Taking a stand

I’ve always been interested in the standing desk revolution but never really had the opportunity to investigate any of the options until recently. In my day job, getting a standing desk wasn’t really an option, whilst at home, adding a motorised desk to the office would involve a significant reshuffle of furniture.

However, a friend bought themselves a Varidesk and very kindly lent it to me for a weekend. The Varidesk is a great halfway house idea to allow people to convert their existing desk situation into a moveable standing desk instead. Two small levers either side of the main desk part, allow you to raise and lower the level at will, making it easy to stand or sit without committing to either one.

I was impressed after just a day or two of using the desk and was sad when I had to give it back to my generous friend. So I quickly bought one and have been using it ever since.

We didn’t get off to the best start, my desk and I, because it had a horrible sticker on it that I immediately took off only to find it left that gunky sticky stuff behind. I cleaned the desk so hard that some of the black sheen came off, but thankfully it was on a part of the surface that would soon be covered by gadgets.

There’s a Varidesk app which is designed to help you keep track of how much you are standing and sitting. I found this useful to start with, as it would ping notifications at you to say when you have stood for 10 minutes, and then sat down for 10 minutes. The times were variable so you can use it as a sort of training tool to get you into the habit of standing more than sitting.

I don’t use the app so much any more, because the notifications became annoying when I was at work and my desk was at home, and because I stand when I feel like I need to. Sometimes I stand for a good portion of the evening/weekend, other times I’m tired from a long week and find sitting more comfortable. The amazing thing now is that I have the choice, and it really didn’t take too much investment in time, money, or revamping an entire office room, to get to this point.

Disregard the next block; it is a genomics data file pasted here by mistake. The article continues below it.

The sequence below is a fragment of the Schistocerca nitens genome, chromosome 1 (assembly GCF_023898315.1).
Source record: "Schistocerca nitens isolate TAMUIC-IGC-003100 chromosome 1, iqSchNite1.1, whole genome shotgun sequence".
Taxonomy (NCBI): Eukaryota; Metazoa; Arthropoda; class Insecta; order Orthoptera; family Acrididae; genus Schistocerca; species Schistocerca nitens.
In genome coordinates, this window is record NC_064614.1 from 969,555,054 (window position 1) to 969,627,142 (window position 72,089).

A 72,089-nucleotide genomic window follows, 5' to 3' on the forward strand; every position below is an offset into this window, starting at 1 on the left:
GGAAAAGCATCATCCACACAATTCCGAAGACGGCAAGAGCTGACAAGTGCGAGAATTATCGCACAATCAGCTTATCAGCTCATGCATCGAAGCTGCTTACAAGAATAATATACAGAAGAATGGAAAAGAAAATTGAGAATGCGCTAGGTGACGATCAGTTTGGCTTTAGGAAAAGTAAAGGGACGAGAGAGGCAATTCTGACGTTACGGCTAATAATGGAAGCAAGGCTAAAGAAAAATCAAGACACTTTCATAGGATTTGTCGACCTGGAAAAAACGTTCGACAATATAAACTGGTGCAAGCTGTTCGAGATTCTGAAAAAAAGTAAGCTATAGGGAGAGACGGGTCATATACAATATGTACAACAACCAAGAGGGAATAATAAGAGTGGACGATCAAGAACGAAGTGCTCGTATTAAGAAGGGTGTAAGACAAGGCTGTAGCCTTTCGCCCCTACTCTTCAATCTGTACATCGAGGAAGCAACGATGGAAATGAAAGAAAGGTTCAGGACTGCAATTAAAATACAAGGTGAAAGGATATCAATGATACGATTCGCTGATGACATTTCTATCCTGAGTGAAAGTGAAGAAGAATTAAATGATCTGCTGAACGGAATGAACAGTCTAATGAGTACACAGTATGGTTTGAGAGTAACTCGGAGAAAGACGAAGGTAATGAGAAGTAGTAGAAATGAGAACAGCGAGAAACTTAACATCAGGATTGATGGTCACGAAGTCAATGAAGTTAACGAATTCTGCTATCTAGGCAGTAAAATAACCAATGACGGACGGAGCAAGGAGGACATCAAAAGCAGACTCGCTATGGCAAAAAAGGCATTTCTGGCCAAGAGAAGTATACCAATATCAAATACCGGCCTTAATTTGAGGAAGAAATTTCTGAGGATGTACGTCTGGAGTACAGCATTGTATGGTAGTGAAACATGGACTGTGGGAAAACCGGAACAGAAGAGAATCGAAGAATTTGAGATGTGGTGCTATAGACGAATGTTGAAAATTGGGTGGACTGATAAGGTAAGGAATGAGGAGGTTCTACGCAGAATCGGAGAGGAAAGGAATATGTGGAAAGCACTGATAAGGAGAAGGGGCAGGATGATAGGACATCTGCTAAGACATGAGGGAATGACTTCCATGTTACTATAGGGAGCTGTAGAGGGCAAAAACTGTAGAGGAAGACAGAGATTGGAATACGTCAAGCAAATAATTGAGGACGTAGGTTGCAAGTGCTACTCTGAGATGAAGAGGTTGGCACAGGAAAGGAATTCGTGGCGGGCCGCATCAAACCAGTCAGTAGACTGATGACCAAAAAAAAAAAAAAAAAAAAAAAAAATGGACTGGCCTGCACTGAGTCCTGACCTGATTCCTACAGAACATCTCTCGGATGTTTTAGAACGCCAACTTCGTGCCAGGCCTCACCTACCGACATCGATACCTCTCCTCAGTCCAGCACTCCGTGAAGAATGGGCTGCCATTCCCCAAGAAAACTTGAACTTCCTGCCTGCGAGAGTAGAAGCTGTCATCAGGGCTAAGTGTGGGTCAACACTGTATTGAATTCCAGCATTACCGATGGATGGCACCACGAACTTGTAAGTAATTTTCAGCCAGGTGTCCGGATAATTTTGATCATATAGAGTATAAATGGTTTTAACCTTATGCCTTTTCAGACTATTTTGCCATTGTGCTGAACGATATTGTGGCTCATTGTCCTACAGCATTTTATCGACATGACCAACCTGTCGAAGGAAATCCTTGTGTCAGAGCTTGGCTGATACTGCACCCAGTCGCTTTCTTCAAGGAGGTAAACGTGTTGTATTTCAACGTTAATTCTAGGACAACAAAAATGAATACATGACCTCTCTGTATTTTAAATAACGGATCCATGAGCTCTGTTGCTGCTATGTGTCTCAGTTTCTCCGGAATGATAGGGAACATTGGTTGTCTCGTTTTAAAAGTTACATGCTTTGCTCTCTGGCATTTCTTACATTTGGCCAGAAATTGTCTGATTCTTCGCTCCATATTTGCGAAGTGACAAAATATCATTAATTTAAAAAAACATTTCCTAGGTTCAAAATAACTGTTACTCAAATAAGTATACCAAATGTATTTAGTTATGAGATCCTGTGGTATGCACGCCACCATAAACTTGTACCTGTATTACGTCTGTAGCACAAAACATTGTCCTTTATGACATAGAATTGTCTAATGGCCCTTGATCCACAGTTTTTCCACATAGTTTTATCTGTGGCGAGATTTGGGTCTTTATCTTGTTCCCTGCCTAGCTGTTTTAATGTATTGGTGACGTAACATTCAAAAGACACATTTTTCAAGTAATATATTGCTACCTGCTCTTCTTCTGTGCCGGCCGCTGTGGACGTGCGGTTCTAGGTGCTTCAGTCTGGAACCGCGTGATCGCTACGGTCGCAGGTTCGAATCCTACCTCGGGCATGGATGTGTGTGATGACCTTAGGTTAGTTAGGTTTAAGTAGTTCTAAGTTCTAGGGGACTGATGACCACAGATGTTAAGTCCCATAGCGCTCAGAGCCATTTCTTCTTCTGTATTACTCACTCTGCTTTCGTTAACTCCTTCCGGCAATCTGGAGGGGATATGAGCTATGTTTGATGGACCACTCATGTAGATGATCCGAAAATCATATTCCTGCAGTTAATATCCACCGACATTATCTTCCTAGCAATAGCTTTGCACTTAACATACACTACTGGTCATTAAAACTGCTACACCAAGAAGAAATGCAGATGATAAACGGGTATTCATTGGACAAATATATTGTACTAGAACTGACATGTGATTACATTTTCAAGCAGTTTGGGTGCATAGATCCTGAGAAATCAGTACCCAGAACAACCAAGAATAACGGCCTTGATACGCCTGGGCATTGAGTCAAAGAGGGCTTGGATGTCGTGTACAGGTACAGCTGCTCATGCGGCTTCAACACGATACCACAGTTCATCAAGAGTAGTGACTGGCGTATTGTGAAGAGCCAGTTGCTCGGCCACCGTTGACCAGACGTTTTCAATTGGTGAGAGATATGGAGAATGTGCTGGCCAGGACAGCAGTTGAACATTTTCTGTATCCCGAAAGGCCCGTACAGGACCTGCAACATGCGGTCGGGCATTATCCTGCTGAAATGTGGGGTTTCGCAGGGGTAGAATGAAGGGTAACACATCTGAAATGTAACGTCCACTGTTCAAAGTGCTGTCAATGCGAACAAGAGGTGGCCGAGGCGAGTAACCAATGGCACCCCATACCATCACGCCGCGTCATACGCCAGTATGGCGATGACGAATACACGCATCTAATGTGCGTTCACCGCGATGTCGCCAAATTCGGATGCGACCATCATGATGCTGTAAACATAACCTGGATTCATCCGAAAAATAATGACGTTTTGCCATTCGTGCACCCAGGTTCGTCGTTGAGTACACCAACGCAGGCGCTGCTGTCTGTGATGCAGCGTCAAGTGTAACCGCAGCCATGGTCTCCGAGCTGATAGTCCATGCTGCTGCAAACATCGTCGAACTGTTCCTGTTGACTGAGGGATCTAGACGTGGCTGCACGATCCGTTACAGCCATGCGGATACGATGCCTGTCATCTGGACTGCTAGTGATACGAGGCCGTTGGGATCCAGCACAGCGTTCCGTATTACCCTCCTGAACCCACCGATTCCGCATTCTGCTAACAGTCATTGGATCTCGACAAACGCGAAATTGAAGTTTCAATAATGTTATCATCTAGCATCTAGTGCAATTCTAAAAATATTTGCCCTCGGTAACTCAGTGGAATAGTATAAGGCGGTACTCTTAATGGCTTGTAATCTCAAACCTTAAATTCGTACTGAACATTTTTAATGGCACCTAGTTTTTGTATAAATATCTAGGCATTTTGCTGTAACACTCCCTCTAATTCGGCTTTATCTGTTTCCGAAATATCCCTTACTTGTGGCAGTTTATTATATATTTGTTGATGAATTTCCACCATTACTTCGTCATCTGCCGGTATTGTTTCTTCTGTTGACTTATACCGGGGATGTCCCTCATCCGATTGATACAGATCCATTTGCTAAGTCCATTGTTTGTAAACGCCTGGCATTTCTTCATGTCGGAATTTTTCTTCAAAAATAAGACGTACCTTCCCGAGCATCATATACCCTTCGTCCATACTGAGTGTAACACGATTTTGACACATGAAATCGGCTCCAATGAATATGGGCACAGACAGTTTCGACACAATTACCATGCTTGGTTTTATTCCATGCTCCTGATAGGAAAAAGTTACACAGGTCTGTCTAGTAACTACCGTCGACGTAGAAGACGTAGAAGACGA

Swim when you’re winning

After a little bit of delivery drama, my new Apple Watch Series 2 arrived just in time for the weekend, and so naturally, I headed out to test out the one thing I’ve been looking forward to since it was announced – swim tracking!

I had previously spotted a handful of people talking about swimming with their original watches, so I followed suit, but it was merely a matter of setting an “Other” workout and hoping you didn’t do too much damage to a watch that wasn’t designed for lengthy exposure to chlorine. Also, there was the occasional issue with the touchscreen surface interacting with the water when you didn’t intend it to.

For the most part, my watch survived its ordeal perfectly, but upgrading to the new official swim tracking system has been worth every penny and I’ve only been for one swim. Apple have included swimming as an actual workout option, and have managed to include measurements that can not only track your laps but can also magically know what stroke you are doing!


If nothing else, it is worth it to have the watch counting the lengths. It’s accurate, I checked a few times through my swim, and that’s something I’ve struggled with through my relatively short swimming career. Keeping track has always been difficult but now I can just swim without even thinking about it. You set the length of your pool so it can count the laps and calculate how far you’ve gone, and not only that, it tracks your 100 metre splits as well!


This is information that isn’t useful to me at the moment as I’m just trying to stick to a routine rather than concentrate on going as fast as possible, but I can see myself using this data in the future to improve speed and lap times.

The watch also has a lockdown setting when you start a swim workout so that you can’t get touchscreen interference, and it has a cute little speaker spit-out to make sure no water is sticking around where it’s not wanted.

If you had ever thought about indulging in the Apple Watch and wanted to know if it was useful for swimmers – then I can categorically state that IT IS NOW.

A dash of frustration

Amazon’s continuing efforts to deliver consumables to your door before you’ve even realised you need them has seen a rapid expansion in the UK recently. Their Pantry service launched a few moons ago, their Fresh option has been gradually creeping across London presumably with desires to go further, and just a few week’s ago, the Amazon Dash buttons were launched.